Oxidant Defense in Normal and
Abnormal Red Blood Cells
Schematically the pathophysiology of the β thalassemic RBC, and it's downstream consequences, as elucidated by the model human β thalassemic RBC, are summarized above. The initial autoxidation and subsequent GSH-dependent oxidation of the RBC also gives rise to membrane vesiculation of the thalassemic RBC. One consequence of membrane vesiculation is the preferential loss of phosphatidylinositol (PI) anchored proteins from the RBC. Among these PI-anchored proteins are decay accelerating factor (DAF; CD55) and the membrane inhibitor of reactive lysis (MIRL; CD59) both of which play important roles in preventing complement-mediated binding and lysis. The effects of the vesiculation-mediated loss of CD55 and CD59 can range from sublytic levels of bound complement enhancing phagocytosis to overt hemolysis. Indeed, a common endpoint for all the α-chain mediated injury is enhanced erythophagocytosis. As shown, oxidized RBC or the heme from these cells (Figure 8) significantly inhibits antigen processing, presentation and T cell proliferation. The systemic importance of this on cell-mediated immunity has not be fully appreciated and may potentially explain the predisposition of thalassemic patients to recurrent bacterial infections.
Containing approximately 20 mM iron, the RBC is the most ferruginous somatic cell in mammals. Under normal conditions, most of this iron is complexed within hemoglobin (as heme) with virtually none present as free metal (i.e., non-heme). This near perfect compartmentalization of iron may, however, break down in certain pathologic states such as β thalassemia and sickle cell disease resulting in the autoxidation of hemoglobin (i.e., formation of methemoglobin and hemichromes).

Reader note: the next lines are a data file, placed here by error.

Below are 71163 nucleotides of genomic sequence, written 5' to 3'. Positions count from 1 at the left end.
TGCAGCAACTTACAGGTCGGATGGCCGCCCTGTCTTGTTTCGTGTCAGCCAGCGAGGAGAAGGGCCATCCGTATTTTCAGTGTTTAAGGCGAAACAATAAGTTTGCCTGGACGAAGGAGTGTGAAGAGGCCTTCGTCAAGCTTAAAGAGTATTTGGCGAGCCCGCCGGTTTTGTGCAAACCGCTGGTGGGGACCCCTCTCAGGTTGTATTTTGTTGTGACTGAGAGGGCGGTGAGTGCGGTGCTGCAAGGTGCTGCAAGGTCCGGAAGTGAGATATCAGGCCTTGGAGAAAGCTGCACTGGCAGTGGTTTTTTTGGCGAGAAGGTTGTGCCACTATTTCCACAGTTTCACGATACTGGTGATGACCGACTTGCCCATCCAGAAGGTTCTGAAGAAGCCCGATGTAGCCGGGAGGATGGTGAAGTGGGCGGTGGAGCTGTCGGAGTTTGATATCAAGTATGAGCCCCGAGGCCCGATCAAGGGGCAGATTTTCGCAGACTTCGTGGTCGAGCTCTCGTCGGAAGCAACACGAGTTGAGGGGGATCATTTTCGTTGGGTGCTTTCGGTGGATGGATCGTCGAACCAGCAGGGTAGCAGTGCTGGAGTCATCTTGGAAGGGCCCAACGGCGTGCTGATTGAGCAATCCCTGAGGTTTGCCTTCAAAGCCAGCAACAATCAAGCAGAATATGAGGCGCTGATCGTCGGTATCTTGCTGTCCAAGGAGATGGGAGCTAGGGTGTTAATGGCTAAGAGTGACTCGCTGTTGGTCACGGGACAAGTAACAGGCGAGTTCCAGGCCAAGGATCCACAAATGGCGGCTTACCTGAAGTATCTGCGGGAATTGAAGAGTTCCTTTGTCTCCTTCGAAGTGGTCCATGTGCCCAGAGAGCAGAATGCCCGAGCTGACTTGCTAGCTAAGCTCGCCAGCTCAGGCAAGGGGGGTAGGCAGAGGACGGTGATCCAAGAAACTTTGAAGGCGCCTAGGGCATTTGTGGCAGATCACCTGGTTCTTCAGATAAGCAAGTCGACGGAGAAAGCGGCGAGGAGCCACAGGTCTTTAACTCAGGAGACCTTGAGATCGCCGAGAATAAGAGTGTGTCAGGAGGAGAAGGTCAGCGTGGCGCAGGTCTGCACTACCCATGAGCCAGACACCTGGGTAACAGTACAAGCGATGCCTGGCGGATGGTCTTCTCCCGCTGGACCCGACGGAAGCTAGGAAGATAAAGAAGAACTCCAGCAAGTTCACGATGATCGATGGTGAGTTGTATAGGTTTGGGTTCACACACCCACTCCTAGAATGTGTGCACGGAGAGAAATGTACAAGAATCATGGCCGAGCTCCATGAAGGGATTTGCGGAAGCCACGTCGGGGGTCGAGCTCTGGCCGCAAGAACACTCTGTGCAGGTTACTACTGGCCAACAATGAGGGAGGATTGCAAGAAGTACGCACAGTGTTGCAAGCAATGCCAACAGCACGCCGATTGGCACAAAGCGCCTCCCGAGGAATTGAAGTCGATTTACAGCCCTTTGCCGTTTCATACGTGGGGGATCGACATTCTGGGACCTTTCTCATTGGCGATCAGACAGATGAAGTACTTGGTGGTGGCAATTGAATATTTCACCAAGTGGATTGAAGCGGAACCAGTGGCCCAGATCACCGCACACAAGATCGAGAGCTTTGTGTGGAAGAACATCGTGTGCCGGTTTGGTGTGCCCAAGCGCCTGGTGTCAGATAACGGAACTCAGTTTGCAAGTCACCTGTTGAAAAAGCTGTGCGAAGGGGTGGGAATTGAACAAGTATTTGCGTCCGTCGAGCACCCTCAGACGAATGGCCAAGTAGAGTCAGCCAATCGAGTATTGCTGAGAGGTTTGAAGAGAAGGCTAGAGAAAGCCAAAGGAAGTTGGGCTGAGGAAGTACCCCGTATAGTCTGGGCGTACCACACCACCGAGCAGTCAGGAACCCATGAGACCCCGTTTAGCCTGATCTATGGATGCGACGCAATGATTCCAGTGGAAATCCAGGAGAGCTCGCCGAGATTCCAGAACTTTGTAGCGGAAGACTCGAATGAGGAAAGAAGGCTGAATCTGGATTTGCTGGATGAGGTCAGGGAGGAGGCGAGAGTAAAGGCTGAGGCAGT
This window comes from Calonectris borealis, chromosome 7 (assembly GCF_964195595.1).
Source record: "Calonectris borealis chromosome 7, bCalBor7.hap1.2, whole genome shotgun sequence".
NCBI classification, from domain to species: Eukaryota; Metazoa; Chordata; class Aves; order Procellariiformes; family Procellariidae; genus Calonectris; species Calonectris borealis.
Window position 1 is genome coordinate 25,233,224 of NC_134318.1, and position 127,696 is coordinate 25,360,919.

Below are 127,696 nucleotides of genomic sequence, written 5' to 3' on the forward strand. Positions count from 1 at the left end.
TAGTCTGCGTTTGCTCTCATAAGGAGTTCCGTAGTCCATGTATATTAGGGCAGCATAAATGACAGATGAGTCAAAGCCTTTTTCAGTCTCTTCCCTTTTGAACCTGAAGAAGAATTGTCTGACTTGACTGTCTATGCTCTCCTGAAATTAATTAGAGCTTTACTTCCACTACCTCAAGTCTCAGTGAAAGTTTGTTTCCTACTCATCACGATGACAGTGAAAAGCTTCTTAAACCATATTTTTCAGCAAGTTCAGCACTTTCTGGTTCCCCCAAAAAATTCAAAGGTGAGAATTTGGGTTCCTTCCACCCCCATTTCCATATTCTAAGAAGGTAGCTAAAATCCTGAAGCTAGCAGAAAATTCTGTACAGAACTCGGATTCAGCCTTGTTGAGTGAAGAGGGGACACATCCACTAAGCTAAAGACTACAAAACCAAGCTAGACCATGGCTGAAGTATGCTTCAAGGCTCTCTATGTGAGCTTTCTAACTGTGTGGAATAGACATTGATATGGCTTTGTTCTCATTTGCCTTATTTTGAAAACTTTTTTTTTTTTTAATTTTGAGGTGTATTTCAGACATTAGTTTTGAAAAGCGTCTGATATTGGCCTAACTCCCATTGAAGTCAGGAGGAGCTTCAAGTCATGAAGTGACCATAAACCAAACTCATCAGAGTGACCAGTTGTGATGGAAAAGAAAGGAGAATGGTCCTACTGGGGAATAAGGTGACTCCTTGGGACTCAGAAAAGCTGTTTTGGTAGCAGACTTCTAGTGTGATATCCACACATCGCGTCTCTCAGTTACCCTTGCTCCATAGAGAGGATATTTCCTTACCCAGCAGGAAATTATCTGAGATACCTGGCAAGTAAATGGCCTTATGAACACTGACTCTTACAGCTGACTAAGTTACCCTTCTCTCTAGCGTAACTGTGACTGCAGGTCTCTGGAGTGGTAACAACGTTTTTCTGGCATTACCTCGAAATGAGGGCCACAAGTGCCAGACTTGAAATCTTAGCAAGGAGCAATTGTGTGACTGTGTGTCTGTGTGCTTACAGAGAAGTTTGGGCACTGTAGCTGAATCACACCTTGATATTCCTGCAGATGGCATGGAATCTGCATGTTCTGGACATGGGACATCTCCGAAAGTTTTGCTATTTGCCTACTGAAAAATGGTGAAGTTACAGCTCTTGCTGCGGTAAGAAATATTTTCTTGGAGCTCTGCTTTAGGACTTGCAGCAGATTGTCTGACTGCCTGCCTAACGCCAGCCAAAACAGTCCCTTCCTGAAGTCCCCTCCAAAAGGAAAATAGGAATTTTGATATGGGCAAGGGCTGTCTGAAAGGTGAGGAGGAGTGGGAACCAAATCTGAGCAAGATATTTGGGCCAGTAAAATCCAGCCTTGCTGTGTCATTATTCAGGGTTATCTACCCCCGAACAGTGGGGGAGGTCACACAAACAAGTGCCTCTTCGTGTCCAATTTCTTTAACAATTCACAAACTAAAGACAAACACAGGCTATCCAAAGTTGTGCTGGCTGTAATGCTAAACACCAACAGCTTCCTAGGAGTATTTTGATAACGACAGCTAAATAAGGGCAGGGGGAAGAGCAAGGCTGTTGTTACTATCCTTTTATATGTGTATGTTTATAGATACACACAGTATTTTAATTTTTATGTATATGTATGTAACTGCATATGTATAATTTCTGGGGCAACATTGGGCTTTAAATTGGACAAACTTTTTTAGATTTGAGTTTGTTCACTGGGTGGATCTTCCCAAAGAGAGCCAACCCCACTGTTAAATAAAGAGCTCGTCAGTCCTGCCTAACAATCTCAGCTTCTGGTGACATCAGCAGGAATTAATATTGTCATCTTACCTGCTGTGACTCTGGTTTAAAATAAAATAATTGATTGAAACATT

Our lab has extensively investigated the RBC pathophysiology in β thalassemia which is characterized by decreased/absent production of β hemoglobin chains and the presences of unpaired, highly unstable, α hemoglobin chains. Of physiologic importance, the monomeric α-chains spontaneously autoxidize to methemoglobin, simultaneously generating superoxide (O2-), at a rate 8-times that of normal hemoglobin (above). Moreover, consequent to the formation of methemoglobin, the non-covalently bound heme is more likely to escape the heme pocket of the globin chain giving rise to elevated levels of free, redox-active, intraerythrocytic iron. The O2- produced via the autoxidation of hemoglobin can reduce ferric (Fe+3) to ferrous (Fe+2) iron or form hydrogen peroxide (H2O2; either spontaneously or enzymatically via superoxide dismutase) . Importantly, the iron, O2-, and H2O2 can, via the Haber-Weiss Reaction, give rise to the formation of the 'dreaded' hydroxyl radical (•OH) which rapidly reacts with virtually all biological constituents converting pristine materials into biological garbage. Importantly, our studies with the human model β thalassemic RBC have demonstrated that the unpaired α-chains initiate an iron, GSH-dependent, self-amplifying and self-propagating reaction with the subsequent release of even more heme and, eventually, free iron. Membrane proteins and reactive thiol groups (not shown) were rapidly decreased in a pattern similar to that observed in vivo in β thalassemia.